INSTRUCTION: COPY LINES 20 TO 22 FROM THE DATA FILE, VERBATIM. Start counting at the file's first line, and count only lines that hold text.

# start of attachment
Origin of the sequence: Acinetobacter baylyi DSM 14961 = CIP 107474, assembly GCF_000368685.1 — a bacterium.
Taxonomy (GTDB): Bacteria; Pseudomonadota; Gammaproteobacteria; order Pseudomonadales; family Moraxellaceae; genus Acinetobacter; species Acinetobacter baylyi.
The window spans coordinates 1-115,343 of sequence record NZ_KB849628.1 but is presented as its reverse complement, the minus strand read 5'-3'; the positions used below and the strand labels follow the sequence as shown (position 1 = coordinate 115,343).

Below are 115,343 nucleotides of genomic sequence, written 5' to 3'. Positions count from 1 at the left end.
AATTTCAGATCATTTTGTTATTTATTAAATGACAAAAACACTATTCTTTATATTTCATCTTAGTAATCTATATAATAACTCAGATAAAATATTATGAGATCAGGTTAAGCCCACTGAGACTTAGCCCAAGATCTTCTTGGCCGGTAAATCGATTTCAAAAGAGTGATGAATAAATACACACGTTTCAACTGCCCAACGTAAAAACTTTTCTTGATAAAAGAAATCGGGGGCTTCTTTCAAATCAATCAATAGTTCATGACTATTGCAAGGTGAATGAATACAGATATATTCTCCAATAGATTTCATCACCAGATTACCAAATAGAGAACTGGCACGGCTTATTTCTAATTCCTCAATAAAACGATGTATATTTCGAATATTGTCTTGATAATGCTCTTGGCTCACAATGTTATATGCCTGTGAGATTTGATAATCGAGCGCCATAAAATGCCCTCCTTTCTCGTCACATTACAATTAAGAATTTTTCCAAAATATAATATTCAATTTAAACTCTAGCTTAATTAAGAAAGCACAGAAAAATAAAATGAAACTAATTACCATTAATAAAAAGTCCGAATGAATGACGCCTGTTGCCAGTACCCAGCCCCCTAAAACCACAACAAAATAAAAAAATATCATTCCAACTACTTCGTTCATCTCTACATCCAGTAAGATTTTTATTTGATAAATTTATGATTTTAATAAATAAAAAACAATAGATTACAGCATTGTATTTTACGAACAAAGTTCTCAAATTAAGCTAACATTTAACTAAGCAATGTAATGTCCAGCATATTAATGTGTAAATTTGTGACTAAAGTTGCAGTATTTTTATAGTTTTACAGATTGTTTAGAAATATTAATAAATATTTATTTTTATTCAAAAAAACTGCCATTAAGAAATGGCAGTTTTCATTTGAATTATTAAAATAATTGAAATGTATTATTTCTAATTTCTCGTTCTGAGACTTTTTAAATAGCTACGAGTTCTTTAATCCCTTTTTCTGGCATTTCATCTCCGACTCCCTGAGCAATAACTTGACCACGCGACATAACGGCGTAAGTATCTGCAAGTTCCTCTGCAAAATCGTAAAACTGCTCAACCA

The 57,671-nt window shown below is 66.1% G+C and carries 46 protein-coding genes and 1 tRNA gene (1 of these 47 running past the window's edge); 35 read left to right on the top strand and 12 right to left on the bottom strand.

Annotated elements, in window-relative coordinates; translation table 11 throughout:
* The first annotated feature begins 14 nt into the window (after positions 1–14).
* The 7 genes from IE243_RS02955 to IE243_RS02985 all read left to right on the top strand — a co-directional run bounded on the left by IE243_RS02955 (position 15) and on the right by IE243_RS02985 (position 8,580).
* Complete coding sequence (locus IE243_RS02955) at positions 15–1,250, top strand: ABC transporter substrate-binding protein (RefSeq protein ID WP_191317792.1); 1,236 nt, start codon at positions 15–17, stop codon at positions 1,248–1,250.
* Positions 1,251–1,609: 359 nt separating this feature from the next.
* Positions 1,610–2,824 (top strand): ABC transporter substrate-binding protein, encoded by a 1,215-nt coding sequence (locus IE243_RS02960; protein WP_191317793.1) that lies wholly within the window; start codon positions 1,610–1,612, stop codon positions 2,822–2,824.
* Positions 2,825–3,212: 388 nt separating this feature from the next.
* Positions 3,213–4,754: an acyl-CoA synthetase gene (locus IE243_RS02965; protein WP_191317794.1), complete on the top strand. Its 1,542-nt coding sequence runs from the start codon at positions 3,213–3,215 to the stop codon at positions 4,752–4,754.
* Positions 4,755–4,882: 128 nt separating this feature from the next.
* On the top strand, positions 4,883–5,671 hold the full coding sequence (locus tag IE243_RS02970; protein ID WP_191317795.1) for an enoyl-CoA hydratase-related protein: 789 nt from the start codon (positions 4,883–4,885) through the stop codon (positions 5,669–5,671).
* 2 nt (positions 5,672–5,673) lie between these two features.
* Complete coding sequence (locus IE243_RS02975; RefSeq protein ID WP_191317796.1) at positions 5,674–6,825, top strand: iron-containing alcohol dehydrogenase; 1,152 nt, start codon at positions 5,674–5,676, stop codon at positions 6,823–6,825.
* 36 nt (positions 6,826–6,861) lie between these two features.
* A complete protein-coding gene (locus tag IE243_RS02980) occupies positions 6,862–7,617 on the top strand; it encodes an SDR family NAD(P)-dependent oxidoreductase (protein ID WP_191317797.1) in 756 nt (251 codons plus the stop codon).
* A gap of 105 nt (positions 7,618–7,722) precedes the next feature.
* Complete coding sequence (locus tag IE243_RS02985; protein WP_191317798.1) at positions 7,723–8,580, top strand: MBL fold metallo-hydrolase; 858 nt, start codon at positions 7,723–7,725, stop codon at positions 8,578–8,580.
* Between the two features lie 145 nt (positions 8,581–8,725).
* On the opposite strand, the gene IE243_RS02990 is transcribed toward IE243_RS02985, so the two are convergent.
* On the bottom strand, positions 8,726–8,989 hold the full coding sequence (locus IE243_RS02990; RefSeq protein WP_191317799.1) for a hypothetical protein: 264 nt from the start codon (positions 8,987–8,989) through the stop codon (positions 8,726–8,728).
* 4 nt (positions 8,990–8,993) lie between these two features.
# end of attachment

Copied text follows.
* A complete protein-coding gene (locus tag IE243_RS02980) occupies positions 6,862–7,617 on the top strand; it encodes an SDR family NAD(P)-dependent oxidoreductase (protein ID WP_191317797.1) in 756 nt (251 codons plus the stop codon).
* A gap of 105 nt (positions 7,618–7,722) precedes the next feature.
* Complete coding sequence (locus tag IE243_RS02985; protein WP_191317798.1) at positions 7,723–8,580, top strand: MBL fold metallo-hydrolase; 858 nt, start codon at positions 7,723–7,725, stop codon at positions 8,578–8,580.